It is still blue overhead. It seems that no matter where I go, I will always be (somewhat) a midwest girl at heart. I am in love with the sunsets here. I've seen beautiful sunsets in Canada, Florida, France, Puerto Rico, etc. And yet I am always blown away by the beautiful simplicity of the sunsets here. I'm sure an important factor is the amount of pollution in the air here, but I try not to think about that too much. The whole tone of the world outside changes. Buildings' edges are slightly blurred, red bricks blending with the purple hues of the horizon. Windows glinting gold through trees and across lakes. And although I can't see the sun from where I am, I know it's all gold and melted butter-y, doing it's fusion thing as we rotate away from it.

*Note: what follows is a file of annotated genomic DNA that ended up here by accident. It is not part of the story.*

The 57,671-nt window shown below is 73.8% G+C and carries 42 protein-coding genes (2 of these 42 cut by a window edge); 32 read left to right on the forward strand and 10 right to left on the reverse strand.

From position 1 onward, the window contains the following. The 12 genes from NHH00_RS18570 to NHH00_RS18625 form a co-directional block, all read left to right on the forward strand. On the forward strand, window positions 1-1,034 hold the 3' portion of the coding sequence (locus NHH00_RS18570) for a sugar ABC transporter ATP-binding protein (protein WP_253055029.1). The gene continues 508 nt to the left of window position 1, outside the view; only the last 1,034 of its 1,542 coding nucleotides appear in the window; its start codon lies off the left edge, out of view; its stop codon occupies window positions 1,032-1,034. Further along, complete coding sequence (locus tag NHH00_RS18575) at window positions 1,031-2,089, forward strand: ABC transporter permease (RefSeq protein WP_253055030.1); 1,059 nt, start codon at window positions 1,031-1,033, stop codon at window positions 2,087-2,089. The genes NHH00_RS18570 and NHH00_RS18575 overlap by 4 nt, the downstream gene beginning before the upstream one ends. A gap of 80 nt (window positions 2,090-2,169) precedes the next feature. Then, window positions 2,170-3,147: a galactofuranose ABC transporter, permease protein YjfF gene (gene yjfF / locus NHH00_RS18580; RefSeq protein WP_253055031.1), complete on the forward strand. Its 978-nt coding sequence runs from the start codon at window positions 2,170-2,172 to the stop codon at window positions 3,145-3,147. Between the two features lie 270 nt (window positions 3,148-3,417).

Here I am, back in the hospital. I am actually in the room right next to the one I was in last time. And I have the same nurse who checked me in the first time too. I suppose that's apt for my situation: small changes are being made while other things stay the same. I found out yesterday that, once again, the doctors found no trace of leukemia in my marrow. That's exciting; it hasn't recurred or anything. So, I've realized a major difference between being here and being at my house, beyond the expected changes. When I'm at home, especially on days when I feel normal, I feel like a bum, like I should be doing something with myself. Cancer is nowhere near the forefront of my mind. Yet when I'm in the hospital, I can't help but remember that I'm being treated for leukemia. There is no way to not think about it. The hospital rooms scream "sick" with their white walls and dingy chairs. There's a scale across from my bed, along with an orange piece of paper that has printed on it, "I AM NOT A PIN CUSHION SO PLEASE STOP STICKING NEEDLES INTO ME" I think it's supposed to provide a little comic relief for people who otherwise may have little to laugh at. I find it just weird. It's not funny, and their line breaks are freaking out my poetic inclinations. And there's the "Help Prevent Falls Tips for patient's and families" poster. Punctuation is as I see it. Oh, and over there is the "Faces Pain Rating Scale" green poster. That one is my favorite. Six faces, rated zero to five, from super happy to extremely upset for those of us who are in too much pain or happiness to say so and can only point to a MS Paint-ed face. Ah, good times in the hospital. Tomorrow, I receive a massive onslaught of chemo; should be a fun time. Always is. But enough about me. I'll update more tomorrow about the chemo and the procedures and, of course, more on my hospital adventures. Goodnight moon. Which, actually, I can't see from here anyway, but I know he's there. Peace.